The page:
The City of Selkirk and the province are monitoring an ice jam north of Selkirk by the Highway 4 bridge on the Red River.

The province said it was caused by the narrow river channel in the area.

Unseasonably high temperatures in the double digits set off the spring melt.

When seasonable temperatures returned, the melt slowed.

“Temperatures dropped, went back to more seasonal. So everything slowed down now. So this ice could be here for the long haul,” said Selkirk Emergency Measures Coordinator Darrell Kupchik.

The province is monitoring the situation, and said it will consider using the Amphibex to clear the ice if conditions allow.

“There’s no properties in immediate danger in the City of Selkirk or even north of the City of Selkirk in St. Clements and St. Andrews, however that could change,” said Kupchik.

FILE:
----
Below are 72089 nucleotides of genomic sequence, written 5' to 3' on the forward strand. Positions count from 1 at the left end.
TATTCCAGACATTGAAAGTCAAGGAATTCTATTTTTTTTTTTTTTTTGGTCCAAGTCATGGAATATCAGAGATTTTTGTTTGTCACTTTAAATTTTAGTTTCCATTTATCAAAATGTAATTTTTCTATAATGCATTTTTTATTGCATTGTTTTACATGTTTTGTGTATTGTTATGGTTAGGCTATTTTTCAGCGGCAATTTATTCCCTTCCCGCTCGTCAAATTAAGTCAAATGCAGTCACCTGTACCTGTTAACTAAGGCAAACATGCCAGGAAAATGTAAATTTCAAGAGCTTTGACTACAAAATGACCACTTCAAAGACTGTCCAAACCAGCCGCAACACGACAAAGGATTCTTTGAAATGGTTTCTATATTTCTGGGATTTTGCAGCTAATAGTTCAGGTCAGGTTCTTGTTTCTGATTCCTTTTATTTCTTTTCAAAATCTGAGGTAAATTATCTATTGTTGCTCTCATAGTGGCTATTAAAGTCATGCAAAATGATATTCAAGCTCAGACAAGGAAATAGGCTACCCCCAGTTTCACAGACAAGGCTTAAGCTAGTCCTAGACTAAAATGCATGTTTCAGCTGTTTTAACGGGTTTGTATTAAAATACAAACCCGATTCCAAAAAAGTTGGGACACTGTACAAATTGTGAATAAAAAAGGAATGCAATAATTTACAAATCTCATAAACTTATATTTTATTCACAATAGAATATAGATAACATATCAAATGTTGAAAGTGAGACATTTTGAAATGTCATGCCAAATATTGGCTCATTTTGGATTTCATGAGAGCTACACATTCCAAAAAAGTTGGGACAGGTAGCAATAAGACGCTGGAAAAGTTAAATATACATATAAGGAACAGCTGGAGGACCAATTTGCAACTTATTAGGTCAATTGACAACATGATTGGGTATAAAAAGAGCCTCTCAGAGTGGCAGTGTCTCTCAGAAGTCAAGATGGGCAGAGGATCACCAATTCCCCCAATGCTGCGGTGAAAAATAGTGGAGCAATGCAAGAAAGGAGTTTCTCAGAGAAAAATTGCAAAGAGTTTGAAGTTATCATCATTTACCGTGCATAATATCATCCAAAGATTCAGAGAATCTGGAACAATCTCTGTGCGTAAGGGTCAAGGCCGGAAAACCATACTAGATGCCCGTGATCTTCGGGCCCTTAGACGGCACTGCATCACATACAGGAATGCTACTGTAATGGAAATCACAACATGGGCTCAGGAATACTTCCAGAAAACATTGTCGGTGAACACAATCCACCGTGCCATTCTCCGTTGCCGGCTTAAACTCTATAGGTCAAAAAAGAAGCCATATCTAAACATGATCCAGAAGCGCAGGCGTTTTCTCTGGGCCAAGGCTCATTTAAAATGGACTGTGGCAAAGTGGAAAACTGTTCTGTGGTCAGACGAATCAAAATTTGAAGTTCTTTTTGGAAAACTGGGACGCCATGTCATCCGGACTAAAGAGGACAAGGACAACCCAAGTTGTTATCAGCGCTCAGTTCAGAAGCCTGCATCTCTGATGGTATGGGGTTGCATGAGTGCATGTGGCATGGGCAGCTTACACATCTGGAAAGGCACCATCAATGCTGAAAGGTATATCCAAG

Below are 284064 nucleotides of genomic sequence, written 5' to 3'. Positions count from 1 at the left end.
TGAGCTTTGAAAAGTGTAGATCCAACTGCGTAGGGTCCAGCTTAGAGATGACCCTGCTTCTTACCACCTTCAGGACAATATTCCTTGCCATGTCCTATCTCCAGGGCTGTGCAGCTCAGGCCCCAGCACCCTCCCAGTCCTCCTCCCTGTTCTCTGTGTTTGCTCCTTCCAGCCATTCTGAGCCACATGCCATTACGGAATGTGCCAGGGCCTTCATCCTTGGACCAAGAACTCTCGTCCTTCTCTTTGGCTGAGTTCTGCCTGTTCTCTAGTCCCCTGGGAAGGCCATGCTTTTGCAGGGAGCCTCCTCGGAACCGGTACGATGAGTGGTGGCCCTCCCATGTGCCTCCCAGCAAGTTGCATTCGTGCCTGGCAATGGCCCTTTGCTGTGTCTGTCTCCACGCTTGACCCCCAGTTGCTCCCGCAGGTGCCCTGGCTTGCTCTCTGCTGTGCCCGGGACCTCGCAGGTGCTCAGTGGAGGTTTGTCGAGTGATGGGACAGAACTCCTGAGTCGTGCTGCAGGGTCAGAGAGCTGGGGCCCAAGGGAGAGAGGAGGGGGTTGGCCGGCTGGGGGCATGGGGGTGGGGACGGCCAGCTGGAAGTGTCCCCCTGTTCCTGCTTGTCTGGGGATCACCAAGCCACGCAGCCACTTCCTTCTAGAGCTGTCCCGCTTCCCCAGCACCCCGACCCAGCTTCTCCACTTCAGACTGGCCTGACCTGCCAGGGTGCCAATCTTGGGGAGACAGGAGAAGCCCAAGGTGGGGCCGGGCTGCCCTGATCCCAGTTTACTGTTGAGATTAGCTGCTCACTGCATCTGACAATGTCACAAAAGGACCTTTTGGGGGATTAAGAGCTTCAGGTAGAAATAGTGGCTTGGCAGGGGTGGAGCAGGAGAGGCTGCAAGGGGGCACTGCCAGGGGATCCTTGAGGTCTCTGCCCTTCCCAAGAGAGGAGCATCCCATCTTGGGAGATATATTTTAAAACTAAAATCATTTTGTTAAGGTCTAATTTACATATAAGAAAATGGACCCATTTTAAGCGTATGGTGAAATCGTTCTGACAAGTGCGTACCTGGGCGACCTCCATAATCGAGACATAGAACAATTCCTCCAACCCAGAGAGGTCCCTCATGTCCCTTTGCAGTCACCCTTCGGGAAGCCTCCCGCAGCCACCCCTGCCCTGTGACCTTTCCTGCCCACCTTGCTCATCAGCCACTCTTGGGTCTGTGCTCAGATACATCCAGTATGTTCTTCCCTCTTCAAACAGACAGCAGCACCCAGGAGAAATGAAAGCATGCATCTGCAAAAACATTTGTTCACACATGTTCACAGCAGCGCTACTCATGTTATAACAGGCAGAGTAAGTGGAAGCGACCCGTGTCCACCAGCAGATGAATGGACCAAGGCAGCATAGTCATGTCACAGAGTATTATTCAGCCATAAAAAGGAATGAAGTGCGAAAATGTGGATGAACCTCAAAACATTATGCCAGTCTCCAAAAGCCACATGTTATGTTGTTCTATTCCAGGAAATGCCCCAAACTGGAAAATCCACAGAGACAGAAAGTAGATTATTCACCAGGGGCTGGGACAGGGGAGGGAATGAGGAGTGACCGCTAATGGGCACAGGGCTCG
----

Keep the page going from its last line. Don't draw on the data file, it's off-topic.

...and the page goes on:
Kupchik said water levels rise on the back of ice jams.

Selkirk, St. Clements and St. Andrews all have plans and personnel in place as the ice jam continues.

“We’re not in panic mode, by no means. We have a plan and we’ll stick to it,” said Selkirk Mayor Larry Johannson.

Highway 204 in East Selkirk is flooded, and the Selkirk Bridge has been closed since the weekend.

“We’re hoping to reopen this road in the next couple of days, but if the ice stays and we get that heavy water from the south, this could become bothersome again,” said Johannson.

The province wants drivers to avoid flooded and closed roads.

It said the Red River has remained relatively stable after most of the Canadian basin portion crested on March 18th.